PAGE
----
Key Recommendations for 2009-2010: Focus on brand monitoring of customers in the social space. We’ve seen an increase in consumer adoption of social technologies which has caused a shift in where customers make decisions (not just on your corporate website). This is an opportunity to quickly identify who they are, what they want (and don’t want) and understand the language they use in order to reach them.


2) Business Sphere
Yet understanding customers alone isn’t sufficient, the Web Strategist must be able to achieve measurable business objectives. This leader must be able to first identify key stakeholders within an organization, capture their needs, prioritize, and balance into a plan that meets both their needs and the community. This delicate dance requires the strategist to balance the needs of a variety of internal teams, offset daily fire drills, yet meet the needs of the company. Many Web Strategists fall short here, they meet the goals and objectives of internal stakeholders yet fail to balance the needs of the community. The end result? A website where users rarely visit, and go elsewhere to make trusted decisions.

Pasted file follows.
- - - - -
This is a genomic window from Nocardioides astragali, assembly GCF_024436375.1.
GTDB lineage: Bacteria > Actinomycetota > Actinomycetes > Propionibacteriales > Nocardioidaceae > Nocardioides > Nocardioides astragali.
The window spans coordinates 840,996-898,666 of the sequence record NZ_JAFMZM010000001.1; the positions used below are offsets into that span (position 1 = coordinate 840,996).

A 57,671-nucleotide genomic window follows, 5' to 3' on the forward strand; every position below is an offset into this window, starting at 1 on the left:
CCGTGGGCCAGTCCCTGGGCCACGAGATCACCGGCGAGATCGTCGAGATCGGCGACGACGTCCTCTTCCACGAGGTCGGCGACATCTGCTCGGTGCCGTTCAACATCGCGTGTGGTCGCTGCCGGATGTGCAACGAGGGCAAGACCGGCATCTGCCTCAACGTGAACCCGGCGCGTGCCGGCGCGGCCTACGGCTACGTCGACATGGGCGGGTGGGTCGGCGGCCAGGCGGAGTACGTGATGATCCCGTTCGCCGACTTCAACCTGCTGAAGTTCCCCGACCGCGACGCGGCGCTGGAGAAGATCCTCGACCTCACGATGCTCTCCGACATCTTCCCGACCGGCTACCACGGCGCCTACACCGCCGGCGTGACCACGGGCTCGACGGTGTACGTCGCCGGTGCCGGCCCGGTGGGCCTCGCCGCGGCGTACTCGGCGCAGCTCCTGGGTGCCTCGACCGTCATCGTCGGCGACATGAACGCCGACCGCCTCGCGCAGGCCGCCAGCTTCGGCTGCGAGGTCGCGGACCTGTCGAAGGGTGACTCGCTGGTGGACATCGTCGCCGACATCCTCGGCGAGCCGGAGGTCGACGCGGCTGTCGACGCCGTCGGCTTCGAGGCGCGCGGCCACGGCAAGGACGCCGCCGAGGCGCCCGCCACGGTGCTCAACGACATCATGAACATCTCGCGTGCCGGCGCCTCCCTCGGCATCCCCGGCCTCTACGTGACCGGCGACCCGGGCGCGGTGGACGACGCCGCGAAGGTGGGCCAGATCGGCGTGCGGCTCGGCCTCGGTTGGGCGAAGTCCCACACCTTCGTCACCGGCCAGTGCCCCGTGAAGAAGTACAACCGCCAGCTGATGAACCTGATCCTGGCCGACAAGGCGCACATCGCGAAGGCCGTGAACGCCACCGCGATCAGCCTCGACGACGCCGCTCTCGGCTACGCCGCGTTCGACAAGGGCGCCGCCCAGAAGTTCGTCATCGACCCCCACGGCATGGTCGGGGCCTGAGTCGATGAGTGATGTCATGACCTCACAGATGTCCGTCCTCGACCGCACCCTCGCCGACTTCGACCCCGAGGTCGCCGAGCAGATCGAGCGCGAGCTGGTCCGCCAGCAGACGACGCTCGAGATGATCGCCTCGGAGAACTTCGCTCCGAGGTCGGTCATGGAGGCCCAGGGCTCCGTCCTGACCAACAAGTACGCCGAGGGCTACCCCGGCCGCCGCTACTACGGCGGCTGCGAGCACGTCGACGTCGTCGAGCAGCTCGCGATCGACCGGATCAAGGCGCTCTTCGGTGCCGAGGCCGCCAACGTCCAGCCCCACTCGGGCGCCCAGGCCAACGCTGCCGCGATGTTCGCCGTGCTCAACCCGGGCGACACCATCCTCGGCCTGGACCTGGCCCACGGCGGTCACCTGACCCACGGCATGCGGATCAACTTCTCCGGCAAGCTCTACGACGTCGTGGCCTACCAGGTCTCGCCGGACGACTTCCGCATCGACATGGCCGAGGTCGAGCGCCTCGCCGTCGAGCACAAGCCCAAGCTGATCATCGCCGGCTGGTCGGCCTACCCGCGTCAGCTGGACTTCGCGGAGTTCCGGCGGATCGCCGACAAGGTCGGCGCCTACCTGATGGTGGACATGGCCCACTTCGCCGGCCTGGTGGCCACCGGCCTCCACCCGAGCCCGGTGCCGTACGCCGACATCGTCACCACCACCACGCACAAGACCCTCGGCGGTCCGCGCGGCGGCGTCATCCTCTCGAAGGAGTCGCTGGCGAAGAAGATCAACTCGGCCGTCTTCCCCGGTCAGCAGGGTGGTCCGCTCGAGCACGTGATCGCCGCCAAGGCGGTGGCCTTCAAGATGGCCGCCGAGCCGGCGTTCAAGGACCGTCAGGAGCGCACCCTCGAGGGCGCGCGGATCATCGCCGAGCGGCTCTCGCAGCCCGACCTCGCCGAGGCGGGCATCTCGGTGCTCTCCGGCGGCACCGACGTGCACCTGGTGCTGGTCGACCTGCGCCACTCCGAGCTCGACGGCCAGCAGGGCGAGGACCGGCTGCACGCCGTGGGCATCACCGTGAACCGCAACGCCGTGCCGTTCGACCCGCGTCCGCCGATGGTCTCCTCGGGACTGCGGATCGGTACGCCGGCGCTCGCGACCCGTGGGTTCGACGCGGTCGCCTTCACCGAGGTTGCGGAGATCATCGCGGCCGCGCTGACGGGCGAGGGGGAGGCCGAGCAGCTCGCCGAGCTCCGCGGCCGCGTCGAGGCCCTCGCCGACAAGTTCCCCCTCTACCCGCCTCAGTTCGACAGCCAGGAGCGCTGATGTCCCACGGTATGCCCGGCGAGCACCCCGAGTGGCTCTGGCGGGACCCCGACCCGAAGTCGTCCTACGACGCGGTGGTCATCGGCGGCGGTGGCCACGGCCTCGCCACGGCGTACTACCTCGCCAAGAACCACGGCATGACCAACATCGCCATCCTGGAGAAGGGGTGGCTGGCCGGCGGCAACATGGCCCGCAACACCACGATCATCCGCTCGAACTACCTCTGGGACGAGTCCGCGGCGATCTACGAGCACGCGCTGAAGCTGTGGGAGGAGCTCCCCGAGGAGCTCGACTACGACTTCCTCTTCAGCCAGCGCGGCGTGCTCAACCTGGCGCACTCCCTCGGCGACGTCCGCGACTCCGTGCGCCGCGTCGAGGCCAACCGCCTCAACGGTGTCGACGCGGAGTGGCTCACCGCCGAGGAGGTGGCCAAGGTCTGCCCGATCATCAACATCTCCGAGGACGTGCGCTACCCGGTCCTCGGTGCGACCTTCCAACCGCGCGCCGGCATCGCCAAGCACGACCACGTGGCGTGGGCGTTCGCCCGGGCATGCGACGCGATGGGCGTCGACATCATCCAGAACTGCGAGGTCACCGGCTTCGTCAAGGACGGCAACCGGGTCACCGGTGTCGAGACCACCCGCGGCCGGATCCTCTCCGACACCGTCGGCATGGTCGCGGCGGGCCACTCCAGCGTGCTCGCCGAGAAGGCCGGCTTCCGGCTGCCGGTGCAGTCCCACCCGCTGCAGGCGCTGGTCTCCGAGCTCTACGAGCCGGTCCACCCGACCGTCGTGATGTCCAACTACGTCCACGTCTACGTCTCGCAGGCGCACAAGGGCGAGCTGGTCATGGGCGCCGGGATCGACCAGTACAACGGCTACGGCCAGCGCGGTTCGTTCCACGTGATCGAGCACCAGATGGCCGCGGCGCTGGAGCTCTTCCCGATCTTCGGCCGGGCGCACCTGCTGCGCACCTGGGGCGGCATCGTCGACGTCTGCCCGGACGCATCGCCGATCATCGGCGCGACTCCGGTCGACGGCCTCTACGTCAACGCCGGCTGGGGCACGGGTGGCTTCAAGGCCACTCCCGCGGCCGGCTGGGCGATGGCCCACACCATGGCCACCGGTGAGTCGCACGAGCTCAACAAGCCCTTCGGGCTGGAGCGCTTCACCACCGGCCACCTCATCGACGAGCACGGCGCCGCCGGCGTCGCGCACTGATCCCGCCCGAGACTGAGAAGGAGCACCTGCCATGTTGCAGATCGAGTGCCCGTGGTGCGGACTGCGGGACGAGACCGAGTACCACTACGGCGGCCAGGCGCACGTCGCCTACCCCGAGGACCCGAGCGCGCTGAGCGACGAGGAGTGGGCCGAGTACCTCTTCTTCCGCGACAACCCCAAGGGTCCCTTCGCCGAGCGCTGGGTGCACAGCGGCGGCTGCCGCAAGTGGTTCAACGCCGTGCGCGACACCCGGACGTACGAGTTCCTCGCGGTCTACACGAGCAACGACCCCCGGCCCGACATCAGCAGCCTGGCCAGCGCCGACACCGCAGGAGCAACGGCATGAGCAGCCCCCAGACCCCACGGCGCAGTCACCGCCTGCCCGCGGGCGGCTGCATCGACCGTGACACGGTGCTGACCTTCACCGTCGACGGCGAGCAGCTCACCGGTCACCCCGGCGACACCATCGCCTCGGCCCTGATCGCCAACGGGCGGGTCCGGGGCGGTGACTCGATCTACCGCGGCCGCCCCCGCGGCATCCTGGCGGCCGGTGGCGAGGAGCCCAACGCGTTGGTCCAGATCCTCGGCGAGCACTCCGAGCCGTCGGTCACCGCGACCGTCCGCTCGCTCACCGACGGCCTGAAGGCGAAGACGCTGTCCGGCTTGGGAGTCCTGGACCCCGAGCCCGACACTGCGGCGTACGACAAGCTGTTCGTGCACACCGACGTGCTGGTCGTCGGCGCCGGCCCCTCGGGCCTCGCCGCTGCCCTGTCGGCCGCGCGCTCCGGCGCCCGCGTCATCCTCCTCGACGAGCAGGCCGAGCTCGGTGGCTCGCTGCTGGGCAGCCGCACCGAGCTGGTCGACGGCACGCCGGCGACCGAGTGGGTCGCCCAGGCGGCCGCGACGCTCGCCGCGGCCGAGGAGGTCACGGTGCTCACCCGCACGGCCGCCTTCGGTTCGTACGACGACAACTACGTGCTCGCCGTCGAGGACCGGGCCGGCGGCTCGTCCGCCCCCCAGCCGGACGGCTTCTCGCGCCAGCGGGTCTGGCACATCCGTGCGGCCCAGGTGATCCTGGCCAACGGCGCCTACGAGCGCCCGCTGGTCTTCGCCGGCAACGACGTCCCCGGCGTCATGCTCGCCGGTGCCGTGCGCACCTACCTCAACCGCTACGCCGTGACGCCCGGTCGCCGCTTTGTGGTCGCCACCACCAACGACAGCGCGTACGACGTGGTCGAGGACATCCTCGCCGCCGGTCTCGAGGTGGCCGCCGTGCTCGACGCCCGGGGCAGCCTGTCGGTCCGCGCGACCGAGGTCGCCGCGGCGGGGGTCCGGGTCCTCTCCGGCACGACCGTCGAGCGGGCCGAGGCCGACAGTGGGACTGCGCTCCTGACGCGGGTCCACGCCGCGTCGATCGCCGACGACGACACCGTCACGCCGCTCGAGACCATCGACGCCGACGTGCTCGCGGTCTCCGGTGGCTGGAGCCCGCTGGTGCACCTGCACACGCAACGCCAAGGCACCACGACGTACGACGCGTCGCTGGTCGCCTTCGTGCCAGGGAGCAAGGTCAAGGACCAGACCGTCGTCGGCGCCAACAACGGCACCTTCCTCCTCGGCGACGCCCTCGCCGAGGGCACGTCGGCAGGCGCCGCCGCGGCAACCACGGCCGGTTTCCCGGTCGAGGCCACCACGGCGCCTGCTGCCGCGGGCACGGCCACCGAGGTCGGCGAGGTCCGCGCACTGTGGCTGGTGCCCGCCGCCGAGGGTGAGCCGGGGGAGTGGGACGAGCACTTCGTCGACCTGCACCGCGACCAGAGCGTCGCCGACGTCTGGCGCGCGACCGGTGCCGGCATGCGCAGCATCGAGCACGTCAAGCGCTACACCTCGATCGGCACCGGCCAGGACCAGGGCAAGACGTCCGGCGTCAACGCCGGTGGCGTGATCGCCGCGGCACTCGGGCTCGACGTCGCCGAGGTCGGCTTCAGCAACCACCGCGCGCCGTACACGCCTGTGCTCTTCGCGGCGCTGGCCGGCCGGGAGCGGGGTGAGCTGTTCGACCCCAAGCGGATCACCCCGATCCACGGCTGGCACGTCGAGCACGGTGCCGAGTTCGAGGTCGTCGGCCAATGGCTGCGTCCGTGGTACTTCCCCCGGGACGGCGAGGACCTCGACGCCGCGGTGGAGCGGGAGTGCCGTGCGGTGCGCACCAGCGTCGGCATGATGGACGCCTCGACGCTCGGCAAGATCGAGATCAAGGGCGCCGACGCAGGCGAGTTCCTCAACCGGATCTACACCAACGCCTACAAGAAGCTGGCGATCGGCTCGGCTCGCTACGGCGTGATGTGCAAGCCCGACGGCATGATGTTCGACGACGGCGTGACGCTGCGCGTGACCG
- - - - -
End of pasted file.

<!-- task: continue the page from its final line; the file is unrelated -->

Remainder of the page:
Specific skills needed: Ability to communicate within a company, understand and prioritize emphatically the needs of multiple business stakeholders and prioritize. This leader will also need to be a mediator and must defuse the assertive business stakeholders will cool logic and business acumen, as well as ensure the web team operates in an efficient operation. Management skills are critical here: project management, human relations, communication, and the ability to define clear concise goals based on dates for content and technical teams. Lastly, the core of the role includes skills in marketing leadership, advertising, media, product management and marketing.

Key Recommendations for 2009-2010: In many cases, the recession has clamped budgets down to operations with budgets coming from campaigns and business units to innovate. Where budgets are limited, learn how to use inexpensive technologies like community software, blogging, or status update tools internally –yet have a long term plan for how they work. On the external front, provide guidelines and resources to internal teams to use social before it cascades to many areas of the company without common framework –fragmenting the customer experience and wasting business resources.


3) Technology Sphere